To-morrow, and to-morrow, and to-morrow,
    Creeps in this petty pace from day to day,
    To the last syllable of recorded time;
    And all our yesterdays have lighted fools
    The way to dusty death. Out, out, brief candle!!
    Life's but a walking shadow, a poor player
    That struts and frets his hour upon the stage
    And then is heard no more. It is a tale
    Told by an idiot, full of sound and fury
    Signifying nothing.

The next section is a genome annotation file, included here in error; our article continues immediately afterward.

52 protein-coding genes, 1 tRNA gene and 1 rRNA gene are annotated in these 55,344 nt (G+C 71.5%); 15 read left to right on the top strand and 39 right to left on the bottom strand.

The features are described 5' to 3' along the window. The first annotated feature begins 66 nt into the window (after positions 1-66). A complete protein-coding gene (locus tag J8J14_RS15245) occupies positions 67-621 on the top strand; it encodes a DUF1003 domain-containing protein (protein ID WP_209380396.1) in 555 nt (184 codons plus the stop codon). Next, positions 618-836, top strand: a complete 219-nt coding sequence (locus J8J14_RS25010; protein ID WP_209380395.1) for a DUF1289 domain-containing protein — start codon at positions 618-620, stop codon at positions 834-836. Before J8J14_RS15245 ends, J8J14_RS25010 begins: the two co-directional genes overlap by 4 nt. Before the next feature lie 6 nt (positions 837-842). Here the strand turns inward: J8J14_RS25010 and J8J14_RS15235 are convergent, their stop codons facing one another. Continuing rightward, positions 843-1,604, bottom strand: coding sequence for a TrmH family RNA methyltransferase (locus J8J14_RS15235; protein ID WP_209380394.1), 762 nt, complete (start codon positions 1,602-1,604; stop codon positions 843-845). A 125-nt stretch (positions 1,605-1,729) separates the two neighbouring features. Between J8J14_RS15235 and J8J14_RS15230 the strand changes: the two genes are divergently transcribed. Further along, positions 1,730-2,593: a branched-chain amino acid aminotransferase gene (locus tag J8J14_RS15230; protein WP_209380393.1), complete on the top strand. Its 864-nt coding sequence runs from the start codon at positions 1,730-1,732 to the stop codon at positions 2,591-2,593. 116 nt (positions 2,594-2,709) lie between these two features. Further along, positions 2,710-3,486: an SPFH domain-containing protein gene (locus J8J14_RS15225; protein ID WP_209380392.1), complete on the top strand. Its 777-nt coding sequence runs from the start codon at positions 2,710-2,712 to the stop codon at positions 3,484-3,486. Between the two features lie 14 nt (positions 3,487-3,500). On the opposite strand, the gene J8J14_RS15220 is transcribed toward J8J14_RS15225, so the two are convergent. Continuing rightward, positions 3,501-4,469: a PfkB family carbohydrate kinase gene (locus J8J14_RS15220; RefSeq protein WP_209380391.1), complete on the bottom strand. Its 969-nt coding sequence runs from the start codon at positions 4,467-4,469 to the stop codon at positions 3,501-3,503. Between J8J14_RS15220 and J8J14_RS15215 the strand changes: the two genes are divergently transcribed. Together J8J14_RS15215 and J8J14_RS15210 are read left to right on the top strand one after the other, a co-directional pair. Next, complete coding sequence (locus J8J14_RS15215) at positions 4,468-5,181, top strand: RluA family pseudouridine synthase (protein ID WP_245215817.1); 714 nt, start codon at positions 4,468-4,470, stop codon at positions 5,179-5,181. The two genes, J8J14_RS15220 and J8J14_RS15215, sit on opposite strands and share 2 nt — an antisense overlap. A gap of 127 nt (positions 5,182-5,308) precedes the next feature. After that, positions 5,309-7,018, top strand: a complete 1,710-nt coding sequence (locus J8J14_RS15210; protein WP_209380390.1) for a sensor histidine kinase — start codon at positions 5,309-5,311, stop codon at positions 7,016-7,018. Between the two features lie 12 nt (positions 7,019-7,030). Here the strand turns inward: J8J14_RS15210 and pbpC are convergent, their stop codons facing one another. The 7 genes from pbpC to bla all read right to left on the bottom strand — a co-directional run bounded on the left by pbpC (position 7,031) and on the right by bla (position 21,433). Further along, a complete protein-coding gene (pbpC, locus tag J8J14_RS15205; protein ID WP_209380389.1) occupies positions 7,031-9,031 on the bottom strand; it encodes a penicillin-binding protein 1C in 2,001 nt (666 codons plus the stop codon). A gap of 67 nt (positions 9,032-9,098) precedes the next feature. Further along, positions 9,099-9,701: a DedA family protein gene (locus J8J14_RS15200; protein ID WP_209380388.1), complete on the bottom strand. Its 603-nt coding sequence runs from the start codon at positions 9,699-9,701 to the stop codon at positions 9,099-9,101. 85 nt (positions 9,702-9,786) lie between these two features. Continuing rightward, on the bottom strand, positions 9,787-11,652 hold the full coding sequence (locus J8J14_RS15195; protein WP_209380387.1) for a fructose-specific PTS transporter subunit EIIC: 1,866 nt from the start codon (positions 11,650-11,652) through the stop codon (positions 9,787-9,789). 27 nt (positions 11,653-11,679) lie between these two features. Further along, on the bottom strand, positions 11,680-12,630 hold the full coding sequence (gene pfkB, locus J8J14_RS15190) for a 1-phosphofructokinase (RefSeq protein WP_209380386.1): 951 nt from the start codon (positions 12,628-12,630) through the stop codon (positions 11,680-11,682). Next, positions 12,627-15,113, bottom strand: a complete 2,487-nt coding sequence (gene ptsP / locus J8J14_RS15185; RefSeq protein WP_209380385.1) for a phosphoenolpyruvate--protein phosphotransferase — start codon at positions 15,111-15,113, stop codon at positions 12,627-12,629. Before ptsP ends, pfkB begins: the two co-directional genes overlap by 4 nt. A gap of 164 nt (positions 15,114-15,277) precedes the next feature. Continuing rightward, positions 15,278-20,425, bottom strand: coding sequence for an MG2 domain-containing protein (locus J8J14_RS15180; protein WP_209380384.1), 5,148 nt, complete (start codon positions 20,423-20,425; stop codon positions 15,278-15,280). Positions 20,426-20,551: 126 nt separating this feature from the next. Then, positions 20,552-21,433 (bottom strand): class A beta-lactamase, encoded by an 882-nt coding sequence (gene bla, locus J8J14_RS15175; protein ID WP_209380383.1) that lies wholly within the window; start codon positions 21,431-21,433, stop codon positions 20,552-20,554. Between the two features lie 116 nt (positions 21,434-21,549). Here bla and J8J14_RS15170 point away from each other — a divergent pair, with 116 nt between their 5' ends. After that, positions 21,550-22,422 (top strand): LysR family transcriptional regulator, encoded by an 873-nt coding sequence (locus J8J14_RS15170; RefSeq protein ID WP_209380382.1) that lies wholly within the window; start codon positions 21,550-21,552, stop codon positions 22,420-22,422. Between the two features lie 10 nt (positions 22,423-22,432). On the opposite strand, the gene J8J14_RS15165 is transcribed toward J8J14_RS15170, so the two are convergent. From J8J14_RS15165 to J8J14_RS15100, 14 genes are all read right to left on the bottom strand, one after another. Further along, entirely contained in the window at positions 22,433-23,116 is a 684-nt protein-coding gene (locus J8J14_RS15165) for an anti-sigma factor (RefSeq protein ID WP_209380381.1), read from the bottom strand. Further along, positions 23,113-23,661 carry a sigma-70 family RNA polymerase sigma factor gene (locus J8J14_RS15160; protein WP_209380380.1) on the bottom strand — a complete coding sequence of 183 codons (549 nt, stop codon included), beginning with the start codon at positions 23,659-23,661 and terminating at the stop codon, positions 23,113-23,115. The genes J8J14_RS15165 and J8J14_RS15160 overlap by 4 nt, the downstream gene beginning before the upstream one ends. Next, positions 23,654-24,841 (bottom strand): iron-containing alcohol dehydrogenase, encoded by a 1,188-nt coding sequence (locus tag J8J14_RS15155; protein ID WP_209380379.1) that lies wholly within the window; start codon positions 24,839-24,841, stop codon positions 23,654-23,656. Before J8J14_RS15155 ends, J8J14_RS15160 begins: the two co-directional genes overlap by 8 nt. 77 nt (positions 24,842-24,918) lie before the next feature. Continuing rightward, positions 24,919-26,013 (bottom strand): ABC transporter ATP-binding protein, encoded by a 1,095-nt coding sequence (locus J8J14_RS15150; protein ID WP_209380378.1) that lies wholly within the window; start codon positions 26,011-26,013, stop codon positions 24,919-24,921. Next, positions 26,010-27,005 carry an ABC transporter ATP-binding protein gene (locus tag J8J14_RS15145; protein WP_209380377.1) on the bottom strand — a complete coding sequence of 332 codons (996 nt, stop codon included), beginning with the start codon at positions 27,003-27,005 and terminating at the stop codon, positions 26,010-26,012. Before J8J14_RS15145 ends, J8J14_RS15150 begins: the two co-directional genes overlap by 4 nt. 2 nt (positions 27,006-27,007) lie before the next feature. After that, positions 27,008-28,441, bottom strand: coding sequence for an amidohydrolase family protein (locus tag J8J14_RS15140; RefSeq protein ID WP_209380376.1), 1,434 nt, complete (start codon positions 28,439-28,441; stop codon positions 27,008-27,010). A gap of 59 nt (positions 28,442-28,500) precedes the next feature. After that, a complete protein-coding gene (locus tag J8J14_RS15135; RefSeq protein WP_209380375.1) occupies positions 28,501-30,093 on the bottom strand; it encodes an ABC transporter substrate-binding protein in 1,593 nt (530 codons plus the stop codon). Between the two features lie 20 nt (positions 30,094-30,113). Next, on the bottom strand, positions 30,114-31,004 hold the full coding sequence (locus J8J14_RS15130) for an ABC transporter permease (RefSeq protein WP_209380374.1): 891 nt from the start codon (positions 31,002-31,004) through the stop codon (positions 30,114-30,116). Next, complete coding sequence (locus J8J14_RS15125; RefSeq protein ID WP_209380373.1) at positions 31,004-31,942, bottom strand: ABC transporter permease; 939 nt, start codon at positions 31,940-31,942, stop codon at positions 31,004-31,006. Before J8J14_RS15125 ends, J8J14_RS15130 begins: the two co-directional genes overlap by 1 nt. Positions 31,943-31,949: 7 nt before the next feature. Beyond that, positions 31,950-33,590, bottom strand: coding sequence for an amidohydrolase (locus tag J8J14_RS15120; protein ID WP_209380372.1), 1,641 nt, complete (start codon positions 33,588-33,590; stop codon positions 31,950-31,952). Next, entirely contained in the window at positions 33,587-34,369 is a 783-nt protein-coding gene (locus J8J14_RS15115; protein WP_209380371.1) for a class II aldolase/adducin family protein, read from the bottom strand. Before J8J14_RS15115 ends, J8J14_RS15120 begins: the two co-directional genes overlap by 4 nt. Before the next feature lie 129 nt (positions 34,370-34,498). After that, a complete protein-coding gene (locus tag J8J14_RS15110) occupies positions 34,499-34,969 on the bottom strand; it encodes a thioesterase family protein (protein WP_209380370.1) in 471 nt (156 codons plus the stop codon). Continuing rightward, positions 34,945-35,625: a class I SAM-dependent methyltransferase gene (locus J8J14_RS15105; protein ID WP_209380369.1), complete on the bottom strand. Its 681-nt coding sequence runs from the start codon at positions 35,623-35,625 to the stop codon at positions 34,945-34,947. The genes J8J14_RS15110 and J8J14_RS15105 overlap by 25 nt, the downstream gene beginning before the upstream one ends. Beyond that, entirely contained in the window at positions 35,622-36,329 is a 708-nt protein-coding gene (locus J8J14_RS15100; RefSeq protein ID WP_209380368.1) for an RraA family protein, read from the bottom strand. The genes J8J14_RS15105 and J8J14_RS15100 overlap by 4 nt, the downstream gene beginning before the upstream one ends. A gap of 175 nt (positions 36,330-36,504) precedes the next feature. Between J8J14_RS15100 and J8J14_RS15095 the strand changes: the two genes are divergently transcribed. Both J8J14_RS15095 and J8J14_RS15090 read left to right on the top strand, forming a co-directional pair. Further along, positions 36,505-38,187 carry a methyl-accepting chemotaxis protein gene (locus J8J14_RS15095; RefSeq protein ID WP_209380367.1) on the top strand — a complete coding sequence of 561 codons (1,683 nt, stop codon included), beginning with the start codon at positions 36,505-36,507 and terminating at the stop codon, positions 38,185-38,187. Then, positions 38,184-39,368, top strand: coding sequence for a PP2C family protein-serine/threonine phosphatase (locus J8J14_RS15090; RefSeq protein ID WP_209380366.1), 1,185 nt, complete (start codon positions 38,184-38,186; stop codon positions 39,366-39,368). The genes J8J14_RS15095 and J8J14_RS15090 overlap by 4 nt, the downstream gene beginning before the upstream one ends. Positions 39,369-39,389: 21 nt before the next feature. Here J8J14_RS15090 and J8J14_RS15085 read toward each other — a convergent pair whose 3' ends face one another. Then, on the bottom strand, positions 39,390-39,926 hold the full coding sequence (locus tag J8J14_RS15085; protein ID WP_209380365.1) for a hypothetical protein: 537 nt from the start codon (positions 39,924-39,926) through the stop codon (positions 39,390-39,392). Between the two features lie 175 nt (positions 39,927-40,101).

We are all going to die. Through the butterfly effect, we may know that a world where I die tomorrow will eventually be fundamentally different from one where I die after twenty-thousand tomorrows, but we can't know whether it will be for the better or for the worse, or simply different. All we can know is that death is inevitable, and some people make clowns of themselves by trying to stave it off longer than realism would allow, and others make bereavers out of their loved ones by pulling it in when they could have experienced so much more of life. My own feeling on this is that we are free within the walls of our own lives to make mistakes, as simple as putting the wrong jam on our toast and as complex as ending our lives earlier than they might have on their own. But to this I will add, when the choice is between death, and needless suffering (ending in death), there seems to be no logic to prohibiting or condemning the person who skips the needless suffering part.